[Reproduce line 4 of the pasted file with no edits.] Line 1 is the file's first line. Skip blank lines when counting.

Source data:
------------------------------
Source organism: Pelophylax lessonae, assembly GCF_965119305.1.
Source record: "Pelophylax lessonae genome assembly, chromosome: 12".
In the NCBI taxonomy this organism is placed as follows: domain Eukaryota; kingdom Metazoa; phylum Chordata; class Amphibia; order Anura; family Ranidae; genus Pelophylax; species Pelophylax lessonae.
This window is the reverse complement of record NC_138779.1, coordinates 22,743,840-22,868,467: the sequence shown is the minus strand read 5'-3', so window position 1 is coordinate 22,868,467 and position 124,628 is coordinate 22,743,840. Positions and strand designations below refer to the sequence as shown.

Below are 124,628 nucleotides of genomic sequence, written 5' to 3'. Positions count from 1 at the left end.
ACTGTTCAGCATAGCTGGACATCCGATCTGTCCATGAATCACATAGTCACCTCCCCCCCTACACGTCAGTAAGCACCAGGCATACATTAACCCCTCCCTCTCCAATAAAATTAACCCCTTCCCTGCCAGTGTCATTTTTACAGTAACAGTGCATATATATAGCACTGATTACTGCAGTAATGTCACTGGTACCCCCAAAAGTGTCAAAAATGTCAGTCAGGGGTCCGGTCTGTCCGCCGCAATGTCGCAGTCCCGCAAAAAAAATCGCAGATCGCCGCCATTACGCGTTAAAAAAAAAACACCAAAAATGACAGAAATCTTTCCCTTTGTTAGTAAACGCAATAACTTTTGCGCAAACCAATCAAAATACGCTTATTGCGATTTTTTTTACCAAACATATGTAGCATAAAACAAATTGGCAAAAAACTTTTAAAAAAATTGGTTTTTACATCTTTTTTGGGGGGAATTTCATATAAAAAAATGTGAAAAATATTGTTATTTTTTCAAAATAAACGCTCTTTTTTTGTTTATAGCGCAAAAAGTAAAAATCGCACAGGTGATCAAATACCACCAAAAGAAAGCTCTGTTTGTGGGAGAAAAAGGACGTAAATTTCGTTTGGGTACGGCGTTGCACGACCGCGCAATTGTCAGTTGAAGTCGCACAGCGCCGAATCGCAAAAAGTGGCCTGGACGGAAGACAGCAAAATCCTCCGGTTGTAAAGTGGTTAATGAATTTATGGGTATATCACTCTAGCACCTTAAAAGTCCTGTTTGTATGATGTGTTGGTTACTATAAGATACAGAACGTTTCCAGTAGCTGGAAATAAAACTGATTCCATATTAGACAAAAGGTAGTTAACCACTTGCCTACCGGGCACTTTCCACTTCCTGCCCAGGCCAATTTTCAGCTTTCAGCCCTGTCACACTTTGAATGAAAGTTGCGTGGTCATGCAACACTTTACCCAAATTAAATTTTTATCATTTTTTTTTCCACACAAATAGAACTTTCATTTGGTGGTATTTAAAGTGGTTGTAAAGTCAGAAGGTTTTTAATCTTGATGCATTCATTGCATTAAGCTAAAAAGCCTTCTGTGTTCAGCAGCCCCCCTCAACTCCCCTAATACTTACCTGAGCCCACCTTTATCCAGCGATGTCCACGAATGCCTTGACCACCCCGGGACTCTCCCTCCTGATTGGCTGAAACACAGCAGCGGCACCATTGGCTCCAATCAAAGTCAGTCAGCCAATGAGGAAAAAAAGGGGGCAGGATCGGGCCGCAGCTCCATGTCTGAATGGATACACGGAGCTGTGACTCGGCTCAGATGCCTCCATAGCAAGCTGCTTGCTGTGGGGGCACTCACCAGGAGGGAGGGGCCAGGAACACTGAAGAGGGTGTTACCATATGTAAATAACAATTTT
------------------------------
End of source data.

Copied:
This window is the reverse complement of record NC_138779.1, coordinates 22,743,840-22,868,467: the sequence shown is the minus strand read 5'-3', so window position 1 is coordinate 22,868,467 and position 124,628 is coordinate 22,743,840. Positions and strand designations below refer to the sequence as shown.